The general rule is disclose, disclose, disclose. If you as the seller have to ask yourself, "should I disclose this to the buyer", the answer is almost always YES. It cannot hurt you to over disclose, but you can definitely be held accountable for not disclosing something that would have been important for the buyer to know.
Per Arizona statute, neither a seller nor their agent has a legal duty to disclose the following: (1) the site of a natural death, suicide, homicide, or any crime classified as a felony; (2) owned or occupied by a person exposed to HIV, or diagnosed as having AIDS or any other disease not known to be transmitted through common occupancy of real estate; or (3) located in the vicinity of a sex offender.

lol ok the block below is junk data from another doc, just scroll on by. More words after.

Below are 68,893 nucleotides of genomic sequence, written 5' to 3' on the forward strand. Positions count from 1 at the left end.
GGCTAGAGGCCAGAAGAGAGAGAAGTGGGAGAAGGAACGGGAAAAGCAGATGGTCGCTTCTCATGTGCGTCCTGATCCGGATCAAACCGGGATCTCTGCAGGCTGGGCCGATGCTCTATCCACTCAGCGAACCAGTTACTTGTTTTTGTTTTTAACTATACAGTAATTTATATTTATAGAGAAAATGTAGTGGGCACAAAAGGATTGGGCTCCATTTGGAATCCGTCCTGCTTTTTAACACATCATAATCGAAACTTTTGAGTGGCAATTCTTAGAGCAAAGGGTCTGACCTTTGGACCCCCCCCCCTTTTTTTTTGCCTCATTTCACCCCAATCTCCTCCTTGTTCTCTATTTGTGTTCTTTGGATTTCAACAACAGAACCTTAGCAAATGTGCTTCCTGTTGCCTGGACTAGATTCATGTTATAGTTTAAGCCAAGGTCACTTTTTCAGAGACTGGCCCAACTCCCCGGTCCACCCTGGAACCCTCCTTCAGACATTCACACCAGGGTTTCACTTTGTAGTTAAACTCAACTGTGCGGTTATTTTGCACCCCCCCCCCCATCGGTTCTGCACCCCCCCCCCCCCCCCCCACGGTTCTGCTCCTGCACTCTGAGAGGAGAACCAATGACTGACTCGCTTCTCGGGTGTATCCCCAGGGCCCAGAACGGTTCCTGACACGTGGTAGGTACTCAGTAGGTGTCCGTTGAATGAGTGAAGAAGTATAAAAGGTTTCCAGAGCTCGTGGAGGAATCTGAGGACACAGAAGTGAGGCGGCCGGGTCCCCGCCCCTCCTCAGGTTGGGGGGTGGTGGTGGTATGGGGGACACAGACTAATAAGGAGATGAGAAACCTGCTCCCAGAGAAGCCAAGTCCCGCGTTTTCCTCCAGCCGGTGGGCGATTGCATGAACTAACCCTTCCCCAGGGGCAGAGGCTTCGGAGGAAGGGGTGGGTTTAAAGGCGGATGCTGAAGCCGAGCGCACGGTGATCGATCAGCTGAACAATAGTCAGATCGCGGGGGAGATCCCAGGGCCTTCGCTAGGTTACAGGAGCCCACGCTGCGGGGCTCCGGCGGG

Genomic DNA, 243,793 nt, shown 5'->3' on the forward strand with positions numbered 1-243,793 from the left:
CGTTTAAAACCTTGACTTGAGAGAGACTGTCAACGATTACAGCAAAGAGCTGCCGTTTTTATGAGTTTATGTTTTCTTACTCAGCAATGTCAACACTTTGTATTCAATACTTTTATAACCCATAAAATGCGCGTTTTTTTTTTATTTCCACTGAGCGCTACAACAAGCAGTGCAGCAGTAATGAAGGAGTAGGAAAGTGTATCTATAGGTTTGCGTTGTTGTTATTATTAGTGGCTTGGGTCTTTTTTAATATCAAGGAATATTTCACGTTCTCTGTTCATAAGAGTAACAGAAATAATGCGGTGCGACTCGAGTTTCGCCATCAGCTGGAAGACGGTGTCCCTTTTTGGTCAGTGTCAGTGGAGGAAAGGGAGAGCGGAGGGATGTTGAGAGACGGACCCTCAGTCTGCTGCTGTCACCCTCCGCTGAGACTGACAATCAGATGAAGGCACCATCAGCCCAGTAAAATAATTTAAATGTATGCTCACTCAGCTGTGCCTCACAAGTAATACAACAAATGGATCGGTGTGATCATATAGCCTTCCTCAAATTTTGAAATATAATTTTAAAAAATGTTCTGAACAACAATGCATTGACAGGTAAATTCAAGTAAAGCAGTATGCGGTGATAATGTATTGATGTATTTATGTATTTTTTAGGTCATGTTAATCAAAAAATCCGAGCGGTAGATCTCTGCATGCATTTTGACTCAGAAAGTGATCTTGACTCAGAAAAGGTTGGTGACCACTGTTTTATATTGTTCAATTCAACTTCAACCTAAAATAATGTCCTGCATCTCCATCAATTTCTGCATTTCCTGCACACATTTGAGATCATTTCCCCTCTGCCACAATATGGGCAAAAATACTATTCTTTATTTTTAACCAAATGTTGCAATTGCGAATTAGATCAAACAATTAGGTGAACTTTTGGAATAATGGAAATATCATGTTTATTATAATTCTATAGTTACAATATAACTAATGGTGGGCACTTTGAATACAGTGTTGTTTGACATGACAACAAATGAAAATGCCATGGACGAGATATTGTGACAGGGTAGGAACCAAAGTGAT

Material facts are facts about the property that may impact buyers decision to purchase the property.
JOSE DIAS, REALTOR
There are also some specific disclosures that a seller is required by statute to make for example, lead based paint for homes built prior to 1978 or if the property is in the vicinity of a military or public airport.
The AAR SPDS is designed to help answer what should be disclosed if known. The SPDS has six main categories: Ownership and Property, Building and Safety Information, Utilities, Environmental Information, Sewer/Wastewater Treatment, and Other Conditions and Factors.